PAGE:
Market Analysis

Our Managing Director Martin Schachinger writes a personal market comment every month, which is published in trade journals like pv magazine in market reports from analysts like Mercom Capital, as well as in online platforms such as RECHARGE or the Solarserver. Here you can find the complete collection of all articles.
Thanks for what - thanks for nothing? No, I don't want to express it that drastically. Alongside all of the crises, 2020 has brought us a few good initiatives and developments. In the folowing I want to look back over the second half year, and offer a quick look at what could be in store for 2021. more ...
I’ll kick off this year’s retrospective with a line that sounds like it’s right out of a German pop song: last spring, it all felt so right... And yet, what followed was not only one of the hottest years since global temperatures were recorded but also one of the craziest years we’ve seen in recent decades. This month and next, I’ll look back at how the German and European PV markets developed under the pall of the pandemic and the climate crisis with a special focus on the antics that have kept us on the edge of our seats in this country thanks to the latest iteration of our Renewable Energy Act (EEG). more ...
As much as 15% of all renewable energy projects in Europe could be delayed or cancelled due to the coronavirus crisis, according to a recent warning issued by McKinsey. Financial difficulties and reduced working hours had held many back from investing, despite a raft of economic stimulus programs. The pandemic also had a negative impact on the energy markets themselves, says the consultancy. Persistently lower commodity prices made conventional energy sources more attractive, and the expansion of renewables less popular. more ...
Just how dire the consequences are of the unambitious draft bill of the Renewable Energies Act (EEG) recently proposed by the German federal government cannot be overstated - both for the future of the solar industry in Germany and for our civilization as a whole. more ...
From mid-July to early August, prices fell across the board – perhaps for the last time this year amid indications that the slide in prices over recent months will soon come to an end. Most manufacturers have either announced price increases in the range of a few cents per watt for the fourth quarter, or have already released adjusted price lists. But anybody who thinks that they can still buy cheap modules in unlimited quantities for short-term delivery is in for a disappointment. more ...
As early as March 2019, information began to emerge on the patent lawsuit being filed on three continents by module manufacturer Hanwha Q-Cells against its competitors Longi Solar, JinkoSolar and REC. At that time, it was still unclear whether the lawsuit would even be admitted and what exactly its purpose was. Just over a year later, the first verdicts have now been handed down. In the USA the rulings were against the plaintiff, but in Germany they came down in its favor. more ...
With the Covid-19 crisis having left the solar market relatively unscathed, in Germany at least, it looks as if the final hurdles in the way of an urgently needed photovoltaic boom have been cleared. In the evening hours of 18 June, the time had finally come: the German Bundestag resolved to eliminate the EEG's 52 GW cap on PV. Although the corresponding decision in the lower house of the German parliament - the Bundesrat - was still pending, this is usually a formality. more ...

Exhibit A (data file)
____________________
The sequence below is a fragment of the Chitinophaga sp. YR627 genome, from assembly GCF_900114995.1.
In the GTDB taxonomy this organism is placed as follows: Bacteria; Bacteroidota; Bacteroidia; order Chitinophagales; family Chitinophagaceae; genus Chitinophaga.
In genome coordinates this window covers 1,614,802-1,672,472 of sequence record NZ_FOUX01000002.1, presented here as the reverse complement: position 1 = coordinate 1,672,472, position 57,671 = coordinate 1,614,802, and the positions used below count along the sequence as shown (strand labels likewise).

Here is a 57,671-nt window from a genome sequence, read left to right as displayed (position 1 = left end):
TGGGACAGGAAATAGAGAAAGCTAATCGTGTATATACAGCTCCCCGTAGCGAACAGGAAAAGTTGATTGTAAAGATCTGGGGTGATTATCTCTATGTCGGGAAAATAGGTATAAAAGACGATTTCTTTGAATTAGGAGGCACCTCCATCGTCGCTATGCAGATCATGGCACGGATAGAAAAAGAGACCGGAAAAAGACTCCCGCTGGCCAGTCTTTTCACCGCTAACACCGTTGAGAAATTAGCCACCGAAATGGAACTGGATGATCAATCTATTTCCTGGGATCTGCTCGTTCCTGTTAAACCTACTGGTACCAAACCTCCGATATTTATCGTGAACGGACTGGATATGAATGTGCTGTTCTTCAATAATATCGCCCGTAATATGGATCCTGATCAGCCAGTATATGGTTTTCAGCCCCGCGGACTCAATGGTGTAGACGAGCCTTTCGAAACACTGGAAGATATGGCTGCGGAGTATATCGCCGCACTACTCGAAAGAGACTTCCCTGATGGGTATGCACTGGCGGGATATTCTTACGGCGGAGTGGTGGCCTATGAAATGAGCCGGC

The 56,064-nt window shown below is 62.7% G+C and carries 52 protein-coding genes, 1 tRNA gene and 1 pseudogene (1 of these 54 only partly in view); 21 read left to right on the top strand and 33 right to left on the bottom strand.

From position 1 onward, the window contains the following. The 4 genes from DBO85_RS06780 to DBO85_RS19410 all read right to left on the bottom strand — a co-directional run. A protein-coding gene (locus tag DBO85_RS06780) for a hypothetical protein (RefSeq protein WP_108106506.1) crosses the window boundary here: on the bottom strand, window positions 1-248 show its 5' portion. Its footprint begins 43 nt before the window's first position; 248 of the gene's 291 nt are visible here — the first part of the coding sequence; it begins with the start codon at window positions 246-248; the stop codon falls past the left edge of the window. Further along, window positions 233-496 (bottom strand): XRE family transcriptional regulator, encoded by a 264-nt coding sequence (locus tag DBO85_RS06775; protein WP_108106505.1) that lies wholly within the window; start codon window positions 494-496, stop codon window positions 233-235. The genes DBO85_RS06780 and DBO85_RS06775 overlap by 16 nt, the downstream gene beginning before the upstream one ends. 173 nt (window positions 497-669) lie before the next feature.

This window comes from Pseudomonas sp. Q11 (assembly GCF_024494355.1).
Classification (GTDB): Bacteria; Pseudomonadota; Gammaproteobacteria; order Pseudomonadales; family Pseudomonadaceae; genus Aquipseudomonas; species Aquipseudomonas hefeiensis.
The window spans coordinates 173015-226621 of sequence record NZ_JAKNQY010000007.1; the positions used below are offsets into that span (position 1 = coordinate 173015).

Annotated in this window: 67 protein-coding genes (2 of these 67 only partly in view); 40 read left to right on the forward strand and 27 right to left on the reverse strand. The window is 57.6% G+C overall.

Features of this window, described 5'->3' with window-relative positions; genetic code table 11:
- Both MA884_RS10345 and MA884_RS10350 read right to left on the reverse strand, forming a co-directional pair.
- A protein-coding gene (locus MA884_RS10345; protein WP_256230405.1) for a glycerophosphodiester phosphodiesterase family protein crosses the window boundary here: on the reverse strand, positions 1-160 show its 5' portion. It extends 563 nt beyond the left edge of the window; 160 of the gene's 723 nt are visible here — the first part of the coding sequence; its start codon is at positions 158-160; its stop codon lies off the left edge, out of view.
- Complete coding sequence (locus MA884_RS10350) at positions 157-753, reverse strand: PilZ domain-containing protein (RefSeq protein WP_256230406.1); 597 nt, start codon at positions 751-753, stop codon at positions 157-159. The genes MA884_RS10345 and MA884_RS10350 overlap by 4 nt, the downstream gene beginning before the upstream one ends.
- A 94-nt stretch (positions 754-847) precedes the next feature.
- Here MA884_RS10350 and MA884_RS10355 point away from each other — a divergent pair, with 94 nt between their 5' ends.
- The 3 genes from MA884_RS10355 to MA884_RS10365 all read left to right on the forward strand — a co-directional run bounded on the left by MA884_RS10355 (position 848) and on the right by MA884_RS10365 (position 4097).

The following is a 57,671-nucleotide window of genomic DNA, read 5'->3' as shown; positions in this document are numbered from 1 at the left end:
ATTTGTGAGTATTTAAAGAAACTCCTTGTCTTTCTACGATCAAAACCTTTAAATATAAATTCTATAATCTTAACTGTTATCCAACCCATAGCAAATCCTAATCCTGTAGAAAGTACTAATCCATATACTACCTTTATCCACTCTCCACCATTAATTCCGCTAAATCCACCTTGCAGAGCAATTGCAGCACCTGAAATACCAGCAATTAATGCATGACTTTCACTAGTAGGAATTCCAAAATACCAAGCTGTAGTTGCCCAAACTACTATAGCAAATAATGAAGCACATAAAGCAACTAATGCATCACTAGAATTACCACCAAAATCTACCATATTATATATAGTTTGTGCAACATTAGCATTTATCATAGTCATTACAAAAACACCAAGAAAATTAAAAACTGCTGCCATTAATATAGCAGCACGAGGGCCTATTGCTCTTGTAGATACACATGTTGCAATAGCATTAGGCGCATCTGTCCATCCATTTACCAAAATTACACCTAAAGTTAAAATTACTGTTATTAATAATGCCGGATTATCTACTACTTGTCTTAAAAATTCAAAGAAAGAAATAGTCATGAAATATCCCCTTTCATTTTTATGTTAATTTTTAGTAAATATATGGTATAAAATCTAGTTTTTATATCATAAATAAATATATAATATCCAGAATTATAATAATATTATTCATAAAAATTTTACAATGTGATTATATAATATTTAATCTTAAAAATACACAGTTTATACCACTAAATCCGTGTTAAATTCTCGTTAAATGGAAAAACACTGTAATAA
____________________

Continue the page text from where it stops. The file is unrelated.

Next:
A few months back, I asked the question: are bifacial modules taking over the market? Another time I pointed out a shift from full cell to half-cut cell modules, notes Martin Schachinger of pvXchange. Now, both trends seem to have been a harbinger of the developments currently unfolding. I cannot exactly call this progress, as current developments driven by the big Asian manufacturers certainly involve points that warrant a critical eye, but more on that later. more ...
For years, many players within the renewable energy sector have been thinking about what to do with installations in Germany once they drop out of the government feed-in-tariff scheme after the 20-year operating period has expired. Of course, the aim is to avoid a situation in which many plants that are well maintained and still in good working order are gradually disconnected from the grid. more ...
I am not alone in seeing parallels between the threat posed by the virus on one hand and advancing climate change on the other. Unfortunately, the only fundamental difference between the two crises is how we deal with them. To contain the spread of covid-19, heads of state and regional politicians are imposing measures that become more drastic by the day. more ...
With the end of the devastating forest fires in Australia, the spread of Coronavirus is now dominating the daily headlines from China to Europe. Although we may all be suffering by now from information overload about this terrible news, the effect of the virus on the solar industry is unfortunately a sad reality, and the full extent of its devastating impact is just beginning to reveal itself. more ...
Once again, the future of photovoltaics in Germany is being torpedoed by the delaying tactics of the federal government; once again, the solar companies that are still in business are being put to a severe test; once again numerous jobs are being heedlessly put at risk. more ...